that the principal signature of the body of the functor (the part between `struct`

and `end`

) matches the signature

DICT where type Key.t=K.t,

assuming that the structure `K`

has signature `ORDERED`

.

The `Dict`

functor encapsulates the implementation of dictionaries as a
generic structure that is independent of the specific choice of keys. One advantage
of this encapsulation is that should we wish to modify the implementation of dictionaries,
say to fix an error or to improve performance, we need only modify the `Dict`

functor, rather than change every occurrence of the dictionary code spread throughout a
large system. This is obviously advantageous for both the original author of the
code, and anyone who must maintain it in the future. In fact common data structures
such as dictionaries are typically provided as part of a "shrink wrapped"
library, and hence are shared among many different programs, thereby increasing code reuse
and reducing redundancy.

The `Dict`

functor provides a generic implementation of dictionaries.
Dictionaries with specific key types may be built by instantiating the `Dict`

functor as follows:

structure IntDict = Dict (structure K = IntLT)

structure StringDict = Dict (structure K = StringLT)

Notice that functor application uses keyword parameter passing --- the parameter is explicitly bound to a structure using a structure binding. In practice the right-hand sides of such bindings are always (long) identifiers; if not, the compiler implicitly inserts bindings to ensure that this is the case. In our discussions we will tacitly assume that the right-hand side of all such bindings are (long) identifiers.

What are the signatures of the structure variables `IntDict`

and `StringDict`

?
Since no signature is ascribed to these bindings, the principal signature of the
corresponding right-hand side of the binding is assigned to each variable, in keeping with
our previous policies. Since the right-hand side in these examples is a functor
application, we must answer the question: what is the principal signature of a functor
application? If --- as here --- the result signature of the functor is opaque, the
principal signature is precisely the asribed signature of the functor, but with the
structure parameter replaced by its binding (which must be, by our assumption, another
structure identifier). Thus the signature assigned to `IntDict`

is

DICT where type Key.t=IntLT.t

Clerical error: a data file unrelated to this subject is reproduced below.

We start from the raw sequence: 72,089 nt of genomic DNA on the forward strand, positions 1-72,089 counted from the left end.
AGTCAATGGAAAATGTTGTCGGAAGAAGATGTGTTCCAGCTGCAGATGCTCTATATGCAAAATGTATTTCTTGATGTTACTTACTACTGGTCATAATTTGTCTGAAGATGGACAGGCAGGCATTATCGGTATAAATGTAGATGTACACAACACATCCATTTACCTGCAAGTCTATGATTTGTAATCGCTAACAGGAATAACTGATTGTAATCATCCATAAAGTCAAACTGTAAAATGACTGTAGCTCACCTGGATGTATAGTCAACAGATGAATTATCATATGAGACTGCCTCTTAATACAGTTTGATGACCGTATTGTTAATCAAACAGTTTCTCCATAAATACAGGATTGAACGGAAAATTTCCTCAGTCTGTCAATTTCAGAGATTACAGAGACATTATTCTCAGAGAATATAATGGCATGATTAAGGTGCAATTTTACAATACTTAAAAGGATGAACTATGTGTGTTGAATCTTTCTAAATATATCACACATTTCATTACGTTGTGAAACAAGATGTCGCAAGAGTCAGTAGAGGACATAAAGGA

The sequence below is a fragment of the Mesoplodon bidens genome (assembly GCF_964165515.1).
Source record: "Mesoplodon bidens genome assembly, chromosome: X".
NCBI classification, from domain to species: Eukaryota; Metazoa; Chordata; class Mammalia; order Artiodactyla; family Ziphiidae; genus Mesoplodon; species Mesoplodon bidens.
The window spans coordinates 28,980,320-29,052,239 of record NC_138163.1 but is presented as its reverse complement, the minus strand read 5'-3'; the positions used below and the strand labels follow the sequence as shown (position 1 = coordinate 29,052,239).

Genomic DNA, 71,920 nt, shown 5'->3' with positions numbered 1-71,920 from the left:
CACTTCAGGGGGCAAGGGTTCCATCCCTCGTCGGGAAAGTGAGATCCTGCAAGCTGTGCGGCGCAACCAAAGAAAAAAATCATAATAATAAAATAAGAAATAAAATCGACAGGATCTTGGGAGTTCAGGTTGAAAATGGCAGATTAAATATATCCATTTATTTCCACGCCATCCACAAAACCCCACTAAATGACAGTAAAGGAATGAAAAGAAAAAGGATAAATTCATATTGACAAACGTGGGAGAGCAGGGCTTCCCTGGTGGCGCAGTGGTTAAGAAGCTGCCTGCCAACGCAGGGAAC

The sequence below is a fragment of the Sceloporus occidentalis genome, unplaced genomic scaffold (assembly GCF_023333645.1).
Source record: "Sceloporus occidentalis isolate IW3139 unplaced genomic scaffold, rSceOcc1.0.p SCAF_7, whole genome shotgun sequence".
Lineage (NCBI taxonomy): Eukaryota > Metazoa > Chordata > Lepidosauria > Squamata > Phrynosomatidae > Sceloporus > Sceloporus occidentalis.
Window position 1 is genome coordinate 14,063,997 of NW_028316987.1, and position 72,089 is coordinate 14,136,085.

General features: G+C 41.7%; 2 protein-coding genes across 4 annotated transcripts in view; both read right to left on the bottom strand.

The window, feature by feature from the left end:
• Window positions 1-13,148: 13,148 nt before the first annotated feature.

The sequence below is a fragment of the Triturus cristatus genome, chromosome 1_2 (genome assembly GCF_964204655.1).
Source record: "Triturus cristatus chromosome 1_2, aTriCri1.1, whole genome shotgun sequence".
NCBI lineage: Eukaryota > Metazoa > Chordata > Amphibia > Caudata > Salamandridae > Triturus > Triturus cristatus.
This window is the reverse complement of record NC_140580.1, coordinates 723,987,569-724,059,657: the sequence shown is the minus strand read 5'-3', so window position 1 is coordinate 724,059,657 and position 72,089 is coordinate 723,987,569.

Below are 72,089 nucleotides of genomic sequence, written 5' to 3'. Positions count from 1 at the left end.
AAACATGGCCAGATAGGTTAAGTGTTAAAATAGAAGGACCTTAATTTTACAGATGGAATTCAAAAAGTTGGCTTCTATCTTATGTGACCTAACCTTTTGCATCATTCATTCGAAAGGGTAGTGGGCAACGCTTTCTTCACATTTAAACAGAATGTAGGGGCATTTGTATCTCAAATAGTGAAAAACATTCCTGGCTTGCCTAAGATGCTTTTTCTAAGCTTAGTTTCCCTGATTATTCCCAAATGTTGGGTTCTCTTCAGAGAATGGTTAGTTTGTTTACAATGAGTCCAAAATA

which is equivalent to the signature

DICT where type Key.t=int

since `IntLt.t`

= `int`

. Similarly, the signature assigned
to `StringDict`

is

DICT where type Key.t=StringLT.t

which is equivalent to the signature

DICT where type Key.t=string

What if the functor has no result signature, or its result signature is transparently ascribed? In that case we assign the intermediate signature of the match as the result signature of the functor, and use that signature as the implied result signature of the functor.

Dictionaries illustrate the use of the ML module system to build generic
implementations of abstract types. A generic implementation of priority queues
(which support a `remove_min`

operation that dequeues the "least"
element of the queue relative to a specified ordering) may be built in an exactly
analogous manner. Here's a suitable signature of priority queues:

signature PRIO_QUEUE = sig

structure Elt : ORDERED

type prio_queue

exception Empty

val empty : prio_queue

val insert : Elt.t * prio_queue -> prio_queue

val remove : prio_queue -> Elt.t * prio_queue

end

Notice that `prio_queue`

is a type, and not a type constructor, as it was in
the case of "plain" queues. This is a reflection of the fact that the
operations on a priority queue are not independent of the type of elements (as they are
with plain queues), but rely on the comparison operations that are provided with the `Elt`

structure.

A generic implementation of priority queues is a functor taking as argument a structure containing the element type together with its associated operations:

functor PrioQueue

(structure E : ORDERED) :> PRIO_QUEUE where type Elt.t=E.t =

struct

structure Elt : ORDERED = E

type prio_queue = ...a heap based on the ordering Elt.lt...

exception Empty

val empty = ...the empty heap...

val insert = ...sift a new element into the heap...

val remove = ...remove the least element and adjust the heap...

end

Specific instances of priority queues may be built as follows:

structure IntPQ = PrioQueue (structure E = IntLT)

structure StringPQ = PrioQueue (structure E = StringLT)

with signatures

PRIO_QUEUE where type Elt.t=int

and

PRIO_QUEUE where type Elt.t=string

respectively.

The situation becomes more interesting when we wish to combine two or more abstract types to form a third. Suppose we are to implement a (hypothetical) abstract type that employs an ordered type of values that occur both as keys of a dictionary and elements of a priority queue. The signature of this abstract type might look like this